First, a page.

Moderna's one-two COVID-flu punch matches existing vaccines to advance to phase 3

Moderna’s combination COVID and flu shot demonstrated strong immunogenicity in a phase 1/2 trial and will speed on to phase 3 before the end of the year.

The Cambridge, Massachusetts, biotech said Wednesday that the vaccine, mRNA-1083, matched or beat two already approved shots for flu and the company’s own Spikevax COVID shot in terms of developing antibody titers.

MRNA-1083 was compared to either GSK’s Fluarix in adults aged 50 to 64 years old or Sanofi’s Fluzone for adults aged 65 to 79, while Spikevax served as the comparator for COVID. The randomized observer blind phase 1/2 study tested the safety and immunogenicity of the combo shot.

Adverse reactions were similar to what Moderna recorded in the standalone COVID vaccine group in the study. Most of the events were grades 1 or 2, with less than 4% of participants 50 and above experiencing a grade 3 solicited local or solicited systemic reaction. There were no new safety concerns recorded compared to the standalone vaccines.

CEO Stéphane Bancel said the combo shot will now help Moderna expand its phase 3 pipeline. The company intends to move fast, kicking off the late-stage test this year with a potential regulatory approval in 2025 if all goes well.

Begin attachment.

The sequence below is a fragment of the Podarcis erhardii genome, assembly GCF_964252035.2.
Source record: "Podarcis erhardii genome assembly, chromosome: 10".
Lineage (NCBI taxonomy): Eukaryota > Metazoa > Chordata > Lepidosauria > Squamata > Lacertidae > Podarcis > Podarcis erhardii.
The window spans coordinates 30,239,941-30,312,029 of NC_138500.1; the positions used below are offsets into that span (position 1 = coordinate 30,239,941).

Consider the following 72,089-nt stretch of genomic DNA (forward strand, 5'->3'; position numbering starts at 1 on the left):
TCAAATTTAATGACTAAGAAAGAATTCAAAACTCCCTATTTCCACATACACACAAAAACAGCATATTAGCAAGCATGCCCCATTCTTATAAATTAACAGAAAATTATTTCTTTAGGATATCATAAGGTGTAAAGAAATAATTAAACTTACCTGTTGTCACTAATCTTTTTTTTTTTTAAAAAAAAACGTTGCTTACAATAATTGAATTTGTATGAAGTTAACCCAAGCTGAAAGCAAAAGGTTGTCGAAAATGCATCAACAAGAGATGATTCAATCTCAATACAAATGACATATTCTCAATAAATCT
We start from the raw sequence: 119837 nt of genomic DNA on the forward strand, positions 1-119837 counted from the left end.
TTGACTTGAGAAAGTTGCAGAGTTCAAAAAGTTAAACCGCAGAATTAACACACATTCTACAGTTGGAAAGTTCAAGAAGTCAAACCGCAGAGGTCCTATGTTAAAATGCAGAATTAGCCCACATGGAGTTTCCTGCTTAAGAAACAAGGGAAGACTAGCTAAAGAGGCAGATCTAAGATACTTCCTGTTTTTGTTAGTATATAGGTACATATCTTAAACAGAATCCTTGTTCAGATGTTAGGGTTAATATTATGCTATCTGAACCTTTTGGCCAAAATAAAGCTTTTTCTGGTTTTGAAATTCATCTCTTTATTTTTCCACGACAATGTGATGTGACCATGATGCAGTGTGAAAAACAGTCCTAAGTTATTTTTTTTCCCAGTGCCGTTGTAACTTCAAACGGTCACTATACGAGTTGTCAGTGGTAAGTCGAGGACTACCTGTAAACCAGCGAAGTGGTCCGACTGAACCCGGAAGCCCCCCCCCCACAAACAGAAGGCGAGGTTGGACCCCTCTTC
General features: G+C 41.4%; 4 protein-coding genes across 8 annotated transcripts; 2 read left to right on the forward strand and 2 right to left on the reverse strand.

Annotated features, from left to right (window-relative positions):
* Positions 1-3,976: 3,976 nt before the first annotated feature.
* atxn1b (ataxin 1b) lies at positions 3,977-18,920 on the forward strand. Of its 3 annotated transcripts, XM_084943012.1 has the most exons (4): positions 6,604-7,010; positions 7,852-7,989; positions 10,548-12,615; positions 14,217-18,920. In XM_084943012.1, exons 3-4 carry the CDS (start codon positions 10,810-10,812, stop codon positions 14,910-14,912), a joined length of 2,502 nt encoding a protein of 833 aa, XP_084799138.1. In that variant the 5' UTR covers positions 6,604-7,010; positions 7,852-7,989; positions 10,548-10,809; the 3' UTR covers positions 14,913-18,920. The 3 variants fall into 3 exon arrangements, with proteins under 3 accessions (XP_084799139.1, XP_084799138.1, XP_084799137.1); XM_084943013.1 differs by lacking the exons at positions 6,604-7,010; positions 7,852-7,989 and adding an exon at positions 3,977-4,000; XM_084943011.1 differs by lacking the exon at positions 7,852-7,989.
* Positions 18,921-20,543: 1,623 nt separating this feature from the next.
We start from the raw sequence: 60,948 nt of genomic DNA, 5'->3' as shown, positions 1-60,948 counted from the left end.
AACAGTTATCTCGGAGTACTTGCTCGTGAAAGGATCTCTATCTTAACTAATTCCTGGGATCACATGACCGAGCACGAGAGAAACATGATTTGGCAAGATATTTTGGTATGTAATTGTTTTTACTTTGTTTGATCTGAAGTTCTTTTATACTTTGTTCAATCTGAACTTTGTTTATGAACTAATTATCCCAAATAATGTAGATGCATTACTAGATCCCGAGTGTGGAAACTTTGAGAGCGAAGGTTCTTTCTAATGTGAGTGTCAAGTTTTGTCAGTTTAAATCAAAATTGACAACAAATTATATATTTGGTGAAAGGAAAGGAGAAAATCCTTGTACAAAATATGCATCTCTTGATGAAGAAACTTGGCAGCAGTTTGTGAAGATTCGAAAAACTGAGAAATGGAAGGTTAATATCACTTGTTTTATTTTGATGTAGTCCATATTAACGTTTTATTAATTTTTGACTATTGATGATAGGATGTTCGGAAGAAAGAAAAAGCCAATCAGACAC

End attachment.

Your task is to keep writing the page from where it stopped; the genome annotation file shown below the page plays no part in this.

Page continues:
“Combination vaccines offer an important opportunity to improve consumer and provider experience, increase compliance with public health recommendations, and deliver value for healthcare systems,” Bancel said in a statement.

Moderna is hoping to tap into a global market that involves 500 million to 600 million doses annually. Bancel told Fierce Biotech in September that the combination approach will be key to differentiating the famed biotech, which made its name during the early days of the COVID-19 pandemic. A triple vaccine combination for COVID, flu and respiratory syncytial virus could follow in 2026.

But it hasn’t all been smooth sailing for Moderna. A standalone flu shot developed by the company failed to stand up against all four World Health Organization-recommended flu strains earlier this year. Moderna rejigged the formula and managed to score a clean win on all four strains in September.

The stakes are high. As COVID revenues fade, Moderna hopes to bring in between $8 billion and $15 billion in respiratory product sales in 2027, with an operating profit of $4 billion to $9 billion for the unit.